The essential guide to social media engagement for your business
- Last Updated : August 17, 2023
- 33.9K Views
- 10 Min Read
It’s happening—people are finally recognizing social media as an indispensable part of their marketing strategy. Social media is where everybody is, and it has permeated all demographics. This gives marketers access to a huge pool of potential fans, and that makes it all the more enticing.
However, it’s easy to do it wrong.
It can be tempting to use your social media channels as broadcasting tools, where you blast out updates, news, and announcements one after the other, hoping that your followers don’t miss anything. However, this isn’t really going to help you at all.
If you use social media to actually engage with your audience, though, it can do wonders. Regardless of your goals, whether it’s to generate leads or to improve brand awareness, engaging with your audience is what will help you achieve it. In fact, it wouldn’t be an exaggeration to say that engagement is—or should be—the cornerstone of your social media activities.
What do we mean by engagement, though? Fundamentally, social media engagement is getting someone to interact with your brand in any way. This could be in the form of likes, comments, shares, retweets, follows, or even DMs. Getting your audience to talk to you is fundamental to achieving any goals that you’ve set. Really, just forget social media marketing. Social media in itself thrives on engagement. After all, it’s supposed to be “social,” right?
Engagement is important because people don’t want to interact with faceless entities. They want to talk to real people. When you pay attention to your audience and have real conversations with them, they feel like they’re talking to someone real, and that will create a sense of trust in your brand. Ultimately, that is what people buy into. In the words of Bryan Kramer, “There is no more B2B or B2C. It’s H2H—human to human”
How you can improve engagement
Improving your social media engagement, like anything else, needs to start with a plan. Having a clear, well-defined strategy will go a long way in helping you achieve your goals on social media. But in order to be successful, you’ll have to do some groundwork. You’ll need to know exactly what your goals are, who you’re talking to, and how engaging with these people will help you achieve them.
We’ve put together 7 tips to help get you started:
1. Define your goal
The first step to creating a plan for your social media engagement is to identify your goals. Unless you have clearly defined goals, there’s no way for you to tell whether you’ve achieved them or to assess the impact of any changes you may need to make.
With regards to improving your engagement, you should be able to articulate both what type of content you can offer to your followers, and what you want to achieve through engaging with them. Some examples of goals you may set are:
- Improving brand awareness
- Finding leads
- Converting leads into prospects and customers
- Getting feedback about products
- Helping existing customers with issues they may have
But remember, not every conversation you have with every follower is going to stick to the goal that you’ve set. For instance, your goal might be to find new leads on social media, but if an existing customer reaches out for support, you can’t ignore them. However, having well-defined goals will give you direction, and you may be able to steer some conversations in the direction you want to go.
2. Study your audience
When it comes to social media engagement, your audience is supreme. And to succeed in it, you’ll need to know as much about them as possible. There are no shortcuts here. How are you going to talk to people you don’t even know?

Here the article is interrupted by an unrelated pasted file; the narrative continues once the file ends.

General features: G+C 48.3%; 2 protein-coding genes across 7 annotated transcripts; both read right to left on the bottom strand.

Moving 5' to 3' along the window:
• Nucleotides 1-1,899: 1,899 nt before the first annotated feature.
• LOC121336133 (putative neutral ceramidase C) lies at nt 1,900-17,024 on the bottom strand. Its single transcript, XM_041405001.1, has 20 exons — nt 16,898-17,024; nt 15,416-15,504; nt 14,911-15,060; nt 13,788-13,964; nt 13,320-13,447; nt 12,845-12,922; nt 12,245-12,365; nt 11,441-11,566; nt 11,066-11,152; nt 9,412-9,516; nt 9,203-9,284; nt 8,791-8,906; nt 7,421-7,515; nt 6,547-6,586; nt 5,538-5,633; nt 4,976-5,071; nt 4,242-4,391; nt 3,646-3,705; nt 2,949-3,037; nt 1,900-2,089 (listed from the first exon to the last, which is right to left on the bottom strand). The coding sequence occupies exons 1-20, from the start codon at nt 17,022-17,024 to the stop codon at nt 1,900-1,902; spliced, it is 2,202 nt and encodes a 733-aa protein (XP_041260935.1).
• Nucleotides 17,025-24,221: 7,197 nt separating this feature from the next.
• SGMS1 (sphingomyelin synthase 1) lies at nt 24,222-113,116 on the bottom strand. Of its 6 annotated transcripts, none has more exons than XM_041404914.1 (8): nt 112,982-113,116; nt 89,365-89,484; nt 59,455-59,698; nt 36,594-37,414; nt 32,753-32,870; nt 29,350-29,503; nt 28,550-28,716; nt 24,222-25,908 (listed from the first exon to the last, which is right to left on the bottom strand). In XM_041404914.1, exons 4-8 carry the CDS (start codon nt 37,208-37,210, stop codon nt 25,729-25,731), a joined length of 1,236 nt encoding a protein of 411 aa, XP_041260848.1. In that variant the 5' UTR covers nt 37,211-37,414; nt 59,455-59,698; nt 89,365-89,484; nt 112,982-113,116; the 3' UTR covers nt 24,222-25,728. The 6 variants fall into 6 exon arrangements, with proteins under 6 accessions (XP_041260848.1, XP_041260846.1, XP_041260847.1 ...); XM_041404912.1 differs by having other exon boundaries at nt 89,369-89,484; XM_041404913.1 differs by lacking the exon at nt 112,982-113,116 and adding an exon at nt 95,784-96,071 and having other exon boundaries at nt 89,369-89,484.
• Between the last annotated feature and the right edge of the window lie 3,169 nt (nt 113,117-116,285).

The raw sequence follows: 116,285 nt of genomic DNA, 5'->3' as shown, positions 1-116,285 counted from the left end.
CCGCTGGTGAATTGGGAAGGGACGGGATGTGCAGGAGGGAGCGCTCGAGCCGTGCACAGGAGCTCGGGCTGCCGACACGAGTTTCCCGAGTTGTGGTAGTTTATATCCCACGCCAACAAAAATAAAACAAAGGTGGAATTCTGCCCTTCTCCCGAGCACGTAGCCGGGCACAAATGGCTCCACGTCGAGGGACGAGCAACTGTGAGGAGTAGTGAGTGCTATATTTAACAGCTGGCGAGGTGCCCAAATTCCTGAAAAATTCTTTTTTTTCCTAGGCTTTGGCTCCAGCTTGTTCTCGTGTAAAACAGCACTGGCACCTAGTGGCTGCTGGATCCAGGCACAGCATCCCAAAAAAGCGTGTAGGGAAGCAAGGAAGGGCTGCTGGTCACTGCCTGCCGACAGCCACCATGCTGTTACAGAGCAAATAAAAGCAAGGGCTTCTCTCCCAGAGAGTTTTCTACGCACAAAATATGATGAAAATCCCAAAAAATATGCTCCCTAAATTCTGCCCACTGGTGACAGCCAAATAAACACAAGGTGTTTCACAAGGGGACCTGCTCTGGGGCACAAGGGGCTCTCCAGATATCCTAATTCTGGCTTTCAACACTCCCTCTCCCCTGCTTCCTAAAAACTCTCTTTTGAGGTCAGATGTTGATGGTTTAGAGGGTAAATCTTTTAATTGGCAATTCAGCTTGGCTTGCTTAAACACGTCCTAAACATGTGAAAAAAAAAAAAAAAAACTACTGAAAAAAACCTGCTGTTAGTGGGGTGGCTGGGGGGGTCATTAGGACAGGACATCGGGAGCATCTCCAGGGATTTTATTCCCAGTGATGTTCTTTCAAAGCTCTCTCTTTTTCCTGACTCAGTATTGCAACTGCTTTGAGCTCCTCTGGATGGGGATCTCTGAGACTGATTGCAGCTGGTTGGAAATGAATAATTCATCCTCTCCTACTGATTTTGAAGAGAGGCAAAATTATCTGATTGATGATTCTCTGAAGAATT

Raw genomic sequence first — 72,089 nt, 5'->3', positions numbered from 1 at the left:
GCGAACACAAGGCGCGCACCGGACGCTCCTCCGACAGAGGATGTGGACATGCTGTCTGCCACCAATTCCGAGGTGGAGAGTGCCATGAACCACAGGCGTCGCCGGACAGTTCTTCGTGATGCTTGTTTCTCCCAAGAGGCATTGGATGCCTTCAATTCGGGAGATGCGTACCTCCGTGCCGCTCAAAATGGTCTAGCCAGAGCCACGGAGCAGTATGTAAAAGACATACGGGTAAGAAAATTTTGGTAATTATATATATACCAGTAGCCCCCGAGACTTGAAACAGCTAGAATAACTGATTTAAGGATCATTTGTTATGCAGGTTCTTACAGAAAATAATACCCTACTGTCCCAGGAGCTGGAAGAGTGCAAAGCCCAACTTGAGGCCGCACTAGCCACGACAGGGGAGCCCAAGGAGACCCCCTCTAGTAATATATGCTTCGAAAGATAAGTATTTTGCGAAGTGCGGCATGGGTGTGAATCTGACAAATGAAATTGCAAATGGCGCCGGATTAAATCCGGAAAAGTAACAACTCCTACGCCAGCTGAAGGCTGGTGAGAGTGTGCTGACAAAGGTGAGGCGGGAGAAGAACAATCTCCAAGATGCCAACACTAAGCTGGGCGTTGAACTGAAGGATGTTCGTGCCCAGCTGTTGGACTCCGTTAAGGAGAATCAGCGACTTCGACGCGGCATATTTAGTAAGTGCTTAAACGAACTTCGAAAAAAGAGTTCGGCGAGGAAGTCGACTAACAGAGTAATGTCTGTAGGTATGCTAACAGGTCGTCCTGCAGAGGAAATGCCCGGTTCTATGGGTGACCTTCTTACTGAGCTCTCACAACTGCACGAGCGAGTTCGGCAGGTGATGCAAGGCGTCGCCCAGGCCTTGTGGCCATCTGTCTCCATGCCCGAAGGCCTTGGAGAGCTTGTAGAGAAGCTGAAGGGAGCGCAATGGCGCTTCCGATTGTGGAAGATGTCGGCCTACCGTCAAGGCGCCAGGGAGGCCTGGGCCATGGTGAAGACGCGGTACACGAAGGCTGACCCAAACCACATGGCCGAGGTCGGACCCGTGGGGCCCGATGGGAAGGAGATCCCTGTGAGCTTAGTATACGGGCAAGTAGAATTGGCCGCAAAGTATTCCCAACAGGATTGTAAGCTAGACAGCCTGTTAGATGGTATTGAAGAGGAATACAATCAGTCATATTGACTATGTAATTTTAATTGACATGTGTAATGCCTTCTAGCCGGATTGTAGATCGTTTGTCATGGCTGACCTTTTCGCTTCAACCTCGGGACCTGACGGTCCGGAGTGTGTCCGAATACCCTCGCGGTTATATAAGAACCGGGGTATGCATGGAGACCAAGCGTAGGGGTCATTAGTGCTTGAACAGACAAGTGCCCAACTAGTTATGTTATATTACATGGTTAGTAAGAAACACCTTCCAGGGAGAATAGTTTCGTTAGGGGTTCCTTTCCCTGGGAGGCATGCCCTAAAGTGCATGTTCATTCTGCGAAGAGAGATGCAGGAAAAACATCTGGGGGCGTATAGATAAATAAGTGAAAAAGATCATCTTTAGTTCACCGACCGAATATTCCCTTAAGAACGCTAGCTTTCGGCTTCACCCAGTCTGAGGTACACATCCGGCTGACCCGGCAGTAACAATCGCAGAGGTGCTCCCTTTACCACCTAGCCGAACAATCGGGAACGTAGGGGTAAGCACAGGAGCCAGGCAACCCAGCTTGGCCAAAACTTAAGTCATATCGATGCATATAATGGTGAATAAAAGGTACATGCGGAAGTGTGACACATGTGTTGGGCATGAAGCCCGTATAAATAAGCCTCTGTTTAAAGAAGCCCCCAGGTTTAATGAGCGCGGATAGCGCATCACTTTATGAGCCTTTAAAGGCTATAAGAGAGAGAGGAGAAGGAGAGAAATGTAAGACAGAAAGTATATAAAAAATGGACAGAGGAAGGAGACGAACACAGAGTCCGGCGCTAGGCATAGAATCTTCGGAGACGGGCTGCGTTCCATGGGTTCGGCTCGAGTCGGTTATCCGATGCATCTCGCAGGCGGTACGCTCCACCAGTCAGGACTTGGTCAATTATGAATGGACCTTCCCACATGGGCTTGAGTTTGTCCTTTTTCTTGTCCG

It’s highly recommended that you create an audience persona—an “ideal target” with whom you want to talk. The more specific you get here, the more successful you’re likely to be.
But how do you know who your ideal target is? It’s pretty subjective really, but there are many metrics that you can use to give you an idea as to who they are.
Firstly, you’ll need to study your existing customer base. Who is currently using your product? What are their ages? Where do they live? What are their interests, and what are their spending patterns? What languages can they speak?
The answer to all these questions will give you an idea as to who is actually using your product. Use this to create a profile for your ideal target. Other sources you could use are your competitors’ profiles on social channels. Take a look at who they’re targeting. This might give you more information on the people you can target.
It’s also a good idea to define what values your products or services offer, and what pain points they can solve. If you’re able to identify the people who are most likely to experience these pain points, you can use that information in creating your ideal target.
3. Create content that adds value
Once you’ve created your ideal target, you’ve done more than half your work. This is because one of the best ways to increase engagement for your brand is to consistently create content that adds value to your audience. If you have an idea of the type of content you’re going to create, make sure you choose the right network for it!
Your content will depend on the goals you’re looking to achieve. If it’s brand awareness that you want, you may choose to adopt a funny personality online, but the kind of humor you use will depend on the audience that you’re targeting.
MoonPie does this very well. Their audience is clearly young millennials who are fans of the brand of awkward humor that’s common today. A scroll through their Twitter feed will show exactly the kind of personality they’ve created.
These kinds of tweets are great for raising brand awareness—and it works. In a short span of time, sales for their product reached the highest it’s ever been in their 100-year history. And it can all be linked to their social media efforts.
Your social media channels may not get as popular as MoonPie’s did (we hope it does), but the concept will help you succeed. Identify your target audience, and create content that adds value to them and will help you achieve your goals. If you’re able to do this, you’re golden.
4. Look out for trends
Another great way for you to improve the engagement for your brand is to look out for emerging trends. There are two kinds of trends that you should keep your eye on—social media trends, and pop culture trends.
Social media trends refer to the changing nature of what works best on social media. Considering how dynamic the social media landscape is, it’s necessary for marketers to keep a close eye on emerging trends, so that they can stay ahead of the curve. For instance, videos are increasingly popular on social media, and posts with images have always done well on social channels. We’ve written about the emerging trends for 2019, but you should keep your eye out for new trends as they emerge.